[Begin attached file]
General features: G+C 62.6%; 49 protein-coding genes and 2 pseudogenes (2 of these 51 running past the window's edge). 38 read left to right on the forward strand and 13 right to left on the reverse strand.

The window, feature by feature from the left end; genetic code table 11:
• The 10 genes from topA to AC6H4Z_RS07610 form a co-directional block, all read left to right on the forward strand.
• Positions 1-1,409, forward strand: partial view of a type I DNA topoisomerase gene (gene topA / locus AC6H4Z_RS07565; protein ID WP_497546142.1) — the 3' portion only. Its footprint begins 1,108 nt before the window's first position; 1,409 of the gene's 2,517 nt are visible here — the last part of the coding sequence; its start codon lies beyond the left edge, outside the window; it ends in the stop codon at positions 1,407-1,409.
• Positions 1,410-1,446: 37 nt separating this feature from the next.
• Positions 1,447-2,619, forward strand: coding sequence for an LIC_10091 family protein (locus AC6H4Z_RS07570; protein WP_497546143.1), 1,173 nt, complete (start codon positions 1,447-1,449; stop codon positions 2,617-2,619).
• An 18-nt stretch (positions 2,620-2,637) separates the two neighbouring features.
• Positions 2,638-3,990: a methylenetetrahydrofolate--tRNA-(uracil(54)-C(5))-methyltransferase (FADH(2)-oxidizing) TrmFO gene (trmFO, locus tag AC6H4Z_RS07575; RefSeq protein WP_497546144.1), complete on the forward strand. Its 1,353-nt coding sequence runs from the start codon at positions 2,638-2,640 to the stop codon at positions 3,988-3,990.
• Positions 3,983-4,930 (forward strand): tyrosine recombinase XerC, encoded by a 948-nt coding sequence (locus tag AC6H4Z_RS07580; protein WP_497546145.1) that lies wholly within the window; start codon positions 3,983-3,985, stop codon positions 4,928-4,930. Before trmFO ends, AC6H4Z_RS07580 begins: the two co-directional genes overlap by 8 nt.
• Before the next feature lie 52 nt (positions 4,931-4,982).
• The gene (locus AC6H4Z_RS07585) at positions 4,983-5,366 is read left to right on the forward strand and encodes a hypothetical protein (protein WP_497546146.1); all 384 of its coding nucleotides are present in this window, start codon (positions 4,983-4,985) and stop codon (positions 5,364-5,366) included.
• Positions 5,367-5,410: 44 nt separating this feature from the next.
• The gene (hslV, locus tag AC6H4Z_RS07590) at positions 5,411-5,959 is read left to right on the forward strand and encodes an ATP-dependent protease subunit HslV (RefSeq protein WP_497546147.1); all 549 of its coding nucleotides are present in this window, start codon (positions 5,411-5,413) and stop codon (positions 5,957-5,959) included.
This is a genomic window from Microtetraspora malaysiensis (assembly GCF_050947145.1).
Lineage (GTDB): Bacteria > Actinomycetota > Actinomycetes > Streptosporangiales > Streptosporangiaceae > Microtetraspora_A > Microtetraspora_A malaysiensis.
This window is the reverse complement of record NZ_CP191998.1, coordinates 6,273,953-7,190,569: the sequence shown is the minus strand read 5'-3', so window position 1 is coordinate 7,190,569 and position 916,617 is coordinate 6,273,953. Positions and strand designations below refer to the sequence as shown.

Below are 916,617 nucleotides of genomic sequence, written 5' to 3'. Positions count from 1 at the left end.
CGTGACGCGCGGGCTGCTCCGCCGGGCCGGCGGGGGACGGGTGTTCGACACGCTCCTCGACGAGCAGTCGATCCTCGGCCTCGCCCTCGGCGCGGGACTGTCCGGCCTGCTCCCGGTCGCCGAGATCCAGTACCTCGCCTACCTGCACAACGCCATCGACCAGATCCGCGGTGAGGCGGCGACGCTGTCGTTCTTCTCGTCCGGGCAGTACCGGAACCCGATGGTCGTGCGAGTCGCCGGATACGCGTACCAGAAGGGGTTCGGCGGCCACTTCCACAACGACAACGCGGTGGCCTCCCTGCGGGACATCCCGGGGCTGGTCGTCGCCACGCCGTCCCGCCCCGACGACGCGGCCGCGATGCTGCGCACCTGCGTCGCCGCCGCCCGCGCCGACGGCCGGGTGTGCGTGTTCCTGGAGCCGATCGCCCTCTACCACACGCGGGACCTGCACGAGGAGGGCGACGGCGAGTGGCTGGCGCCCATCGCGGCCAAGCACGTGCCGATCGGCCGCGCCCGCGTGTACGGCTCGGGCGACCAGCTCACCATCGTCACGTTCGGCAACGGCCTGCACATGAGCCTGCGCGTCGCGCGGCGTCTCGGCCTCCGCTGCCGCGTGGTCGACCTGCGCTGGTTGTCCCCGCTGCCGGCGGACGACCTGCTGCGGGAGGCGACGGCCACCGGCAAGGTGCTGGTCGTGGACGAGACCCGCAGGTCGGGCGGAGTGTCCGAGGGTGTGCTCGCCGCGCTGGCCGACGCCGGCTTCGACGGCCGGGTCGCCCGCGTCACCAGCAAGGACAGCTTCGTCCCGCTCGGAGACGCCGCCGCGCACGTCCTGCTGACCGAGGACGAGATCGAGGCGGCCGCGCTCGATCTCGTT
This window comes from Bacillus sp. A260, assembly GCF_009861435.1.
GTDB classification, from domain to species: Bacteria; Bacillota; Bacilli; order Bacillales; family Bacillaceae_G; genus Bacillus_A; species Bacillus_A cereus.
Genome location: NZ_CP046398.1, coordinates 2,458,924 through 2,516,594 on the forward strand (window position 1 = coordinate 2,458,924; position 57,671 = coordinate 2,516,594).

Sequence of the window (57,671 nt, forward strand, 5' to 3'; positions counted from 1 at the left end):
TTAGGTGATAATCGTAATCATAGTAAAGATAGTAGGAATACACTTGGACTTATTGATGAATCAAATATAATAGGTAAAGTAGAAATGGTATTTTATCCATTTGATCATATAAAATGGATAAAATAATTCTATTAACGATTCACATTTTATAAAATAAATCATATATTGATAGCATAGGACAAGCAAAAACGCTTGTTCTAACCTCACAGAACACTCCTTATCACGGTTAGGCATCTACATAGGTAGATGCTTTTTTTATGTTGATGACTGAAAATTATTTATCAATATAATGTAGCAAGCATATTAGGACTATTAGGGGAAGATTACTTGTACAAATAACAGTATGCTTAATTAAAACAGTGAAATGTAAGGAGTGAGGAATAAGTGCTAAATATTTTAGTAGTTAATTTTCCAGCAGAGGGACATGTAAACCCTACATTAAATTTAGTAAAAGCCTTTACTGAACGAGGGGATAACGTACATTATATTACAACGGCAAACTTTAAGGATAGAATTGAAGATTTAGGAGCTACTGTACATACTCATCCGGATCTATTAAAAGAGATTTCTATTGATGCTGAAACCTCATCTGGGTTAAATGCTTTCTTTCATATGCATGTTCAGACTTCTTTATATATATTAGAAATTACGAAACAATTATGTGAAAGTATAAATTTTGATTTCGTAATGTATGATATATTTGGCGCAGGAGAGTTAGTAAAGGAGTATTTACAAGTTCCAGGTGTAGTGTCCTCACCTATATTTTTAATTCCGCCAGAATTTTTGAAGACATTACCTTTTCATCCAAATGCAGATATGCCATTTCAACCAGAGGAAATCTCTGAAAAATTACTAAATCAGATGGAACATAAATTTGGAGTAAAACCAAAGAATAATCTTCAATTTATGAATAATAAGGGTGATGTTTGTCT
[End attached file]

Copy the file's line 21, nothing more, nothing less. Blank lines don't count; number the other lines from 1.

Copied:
Genome location: NZ_CP046398.1, coordinates 2,458,924 through 2,516,594 on the forward strand (window position 1 = coordinate 2,458,924; position 57,671 = coordinate 2,516,594).